(Marc Smith/DiscoverMooseJaw) Tim Hunter had the eighth-most penalty minutes in NHL history, but the Moose Jaw Warriors haven’t played to that same style during his tenure as head coach of the Western Hockey League team.
Over the past five seasons, the Warriors have consistently been one of the league’s least penalized teams and this season, they set a new franchise-low with just 644 penalty minutes, breaking the previous mark of 764 set in 2017-18.
Hockey has changed dramatically over the past decade to help with that decline in penalty minutes — the Warriors’ individual single-season franchise record for penalty minutes is 342 set by Rob Trumbley in 1993-94 — but there’s a bit more to it than just that for the Warriors. Hunter said that playing a disciplined game has been something that he’s had the Warriors focused on since coming to Moose Jaw.
“The game is changing, it’s not the smash mouth, dump-and-chase, run over guy hockey as it was 10-15 years ago, or back when I played in the Western Hockey League 40 years ago,” said Hunter.
“My philosophy is when you kill the least amount of penalties, your penalty kill is going to be pretty good. The less number of penalties you kill, the better off you are as a team — you’re playing five-on-five, you don’t have to drag guys in to do extra work to kill penalties and sacrificing to block shots, which leads to guys getting hurt.”
The Warriors finished this season with the second-lowest penalty minute total in the league behind Medicine Hat, who has been the least penalized team in the WHL for the past two seasons.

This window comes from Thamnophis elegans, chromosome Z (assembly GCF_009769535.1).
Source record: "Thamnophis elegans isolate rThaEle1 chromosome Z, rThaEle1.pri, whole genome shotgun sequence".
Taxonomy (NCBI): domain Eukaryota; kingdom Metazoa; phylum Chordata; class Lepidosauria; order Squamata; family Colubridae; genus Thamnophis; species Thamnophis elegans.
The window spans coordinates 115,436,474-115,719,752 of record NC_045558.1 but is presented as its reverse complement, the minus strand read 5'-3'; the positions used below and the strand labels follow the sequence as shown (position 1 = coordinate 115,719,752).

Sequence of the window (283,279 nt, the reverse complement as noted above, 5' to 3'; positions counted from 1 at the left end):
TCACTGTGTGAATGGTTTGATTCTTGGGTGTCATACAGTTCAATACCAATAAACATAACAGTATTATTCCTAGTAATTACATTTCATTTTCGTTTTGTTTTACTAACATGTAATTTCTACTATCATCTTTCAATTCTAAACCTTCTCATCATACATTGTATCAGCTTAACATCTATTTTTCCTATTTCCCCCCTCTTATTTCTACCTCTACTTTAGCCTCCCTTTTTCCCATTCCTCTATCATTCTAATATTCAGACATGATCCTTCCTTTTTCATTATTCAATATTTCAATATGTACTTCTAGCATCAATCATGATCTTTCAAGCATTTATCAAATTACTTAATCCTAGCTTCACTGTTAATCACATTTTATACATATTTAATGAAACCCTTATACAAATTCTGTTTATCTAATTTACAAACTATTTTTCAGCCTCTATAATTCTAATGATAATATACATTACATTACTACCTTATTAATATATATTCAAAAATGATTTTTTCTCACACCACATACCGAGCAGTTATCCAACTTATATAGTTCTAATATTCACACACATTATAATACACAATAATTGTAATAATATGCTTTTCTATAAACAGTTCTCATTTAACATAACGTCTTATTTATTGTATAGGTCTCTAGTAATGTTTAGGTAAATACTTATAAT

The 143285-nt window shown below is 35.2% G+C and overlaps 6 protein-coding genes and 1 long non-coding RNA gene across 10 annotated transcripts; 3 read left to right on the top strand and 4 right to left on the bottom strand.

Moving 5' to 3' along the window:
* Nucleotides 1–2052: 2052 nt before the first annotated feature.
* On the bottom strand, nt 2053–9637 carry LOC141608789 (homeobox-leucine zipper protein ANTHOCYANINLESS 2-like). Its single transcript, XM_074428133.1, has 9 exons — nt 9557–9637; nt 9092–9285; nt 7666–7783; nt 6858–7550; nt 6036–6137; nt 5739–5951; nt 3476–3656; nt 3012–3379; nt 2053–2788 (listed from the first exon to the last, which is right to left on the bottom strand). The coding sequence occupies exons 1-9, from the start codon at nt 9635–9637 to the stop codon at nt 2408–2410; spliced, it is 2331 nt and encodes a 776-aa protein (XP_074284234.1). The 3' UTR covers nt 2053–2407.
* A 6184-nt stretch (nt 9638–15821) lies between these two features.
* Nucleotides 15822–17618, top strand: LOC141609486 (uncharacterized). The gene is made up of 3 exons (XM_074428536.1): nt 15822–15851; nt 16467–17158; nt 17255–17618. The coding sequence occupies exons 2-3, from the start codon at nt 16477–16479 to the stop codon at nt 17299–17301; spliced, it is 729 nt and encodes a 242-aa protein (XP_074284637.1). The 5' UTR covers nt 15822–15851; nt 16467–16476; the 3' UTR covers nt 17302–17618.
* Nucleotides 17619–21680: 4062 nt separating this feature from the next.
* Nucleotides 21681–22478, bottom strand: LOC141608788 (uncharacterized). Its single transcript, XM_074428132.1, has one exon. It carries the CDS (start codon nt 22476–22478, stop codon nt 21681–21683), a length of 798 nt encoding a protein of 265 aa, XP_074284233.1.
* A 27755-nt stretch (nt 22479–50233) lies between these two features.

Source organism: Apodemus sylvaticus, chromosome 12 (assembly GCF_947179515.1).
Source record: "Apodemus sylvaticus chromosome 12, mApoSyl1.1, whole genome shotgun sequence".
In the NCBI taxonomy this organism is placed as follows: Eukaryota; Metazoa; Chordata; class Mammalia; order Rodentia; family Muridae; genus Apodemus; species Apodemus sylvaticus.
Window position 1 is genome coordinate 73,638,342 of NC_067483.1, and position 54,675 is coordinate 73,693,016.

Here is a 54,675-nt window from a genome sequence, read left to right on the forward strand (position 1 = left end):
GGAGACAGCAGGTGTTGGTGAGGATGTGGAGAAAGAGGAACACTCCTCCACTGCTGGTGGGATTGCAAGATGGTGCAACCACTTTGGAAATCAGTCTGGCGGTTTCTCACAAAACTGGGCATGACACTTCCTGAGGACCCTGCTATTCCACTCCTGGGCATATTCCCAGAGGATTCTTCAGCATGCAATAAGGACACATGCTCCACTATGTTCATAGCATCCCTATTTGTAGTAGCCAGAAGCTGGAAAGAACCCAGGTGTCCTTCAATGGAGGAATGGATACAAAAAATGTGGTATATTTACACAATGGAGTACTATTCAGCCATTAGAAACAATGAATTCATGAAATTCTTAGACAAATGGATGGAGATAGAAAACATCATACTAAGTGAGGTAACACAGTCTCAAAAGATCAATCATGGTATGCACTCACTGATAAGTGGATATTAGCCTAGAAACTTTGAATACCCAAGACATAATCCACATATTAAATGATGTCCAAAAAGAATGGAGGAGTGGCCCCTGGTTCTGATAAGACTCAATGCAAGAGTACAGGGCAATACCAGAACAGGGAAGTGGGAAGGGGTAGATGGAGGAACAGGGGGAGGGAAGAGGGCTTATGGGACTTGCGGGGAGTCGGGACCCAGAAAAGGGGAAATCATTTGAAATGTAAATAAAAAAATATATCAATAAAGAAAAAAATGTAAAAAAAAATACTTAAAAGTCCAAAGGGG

To go along with the low penalty total, Moose Jaw also sported the seventh-best penalty kill in the league, allowing only 43 power-play goals against this season.
Playing disciplined doesn’t mean playing soft for the Warriors either. Hunter said it just comes down to playing smarter and eliminating the needless penalties from your game.
“Number one is your stick is a very important tool and when you’re reaching into the gloves and arms of guys, you’re not worried about the puck, you’re worried about something that’s going to lead to a penalty, so I teach stick on puck because the puck is the most important thing that goes in the net, not the body,” said Hunter.
“The other side of it is the penalties that are needless, ones that are 200-feet from your goal and then the ones that are the most useless penalties are what I call ‘feel good’ penalties, some guy hits you hard and you want to automatically respond by slashing them or crosschecking them back but that only makes you feel good, not the rest of the team because they have to go out and kill the penalty.”
The players have gotten the message as evidenced by the decreasing penalty minute totals over the past few seasons.
“If you take less penalties during a game, it’s going to give your team the best advantage to win because special teams mean a lot in this league so if we can keep that up, it’s good for us,” said Justin Almeida, who won the Warriors’ Most Sportsmanlike Player award with just 14 penalty minutes in 64 games this season.
“We’re conscious of it, we try to move our feet, try not to get our sticks in feet and around the body to get hooking or slashing penalties.”
Disciplined play is going to be key for the Warriors as they head into a first-round playoff series with the Saskatoon Blades, who scored the sixth-most power play goals in the WHL this season with 65, which was five less than the Warriors.
“Special teams win or lose series,” said Almeida. “When you don’t have home-ice advantage and are on the road, you want those advantages when you’re on the power play, so discipline is going to be huge for us.”
The Warriors head into the Bridge City on Friday for Game 1 against the Blades.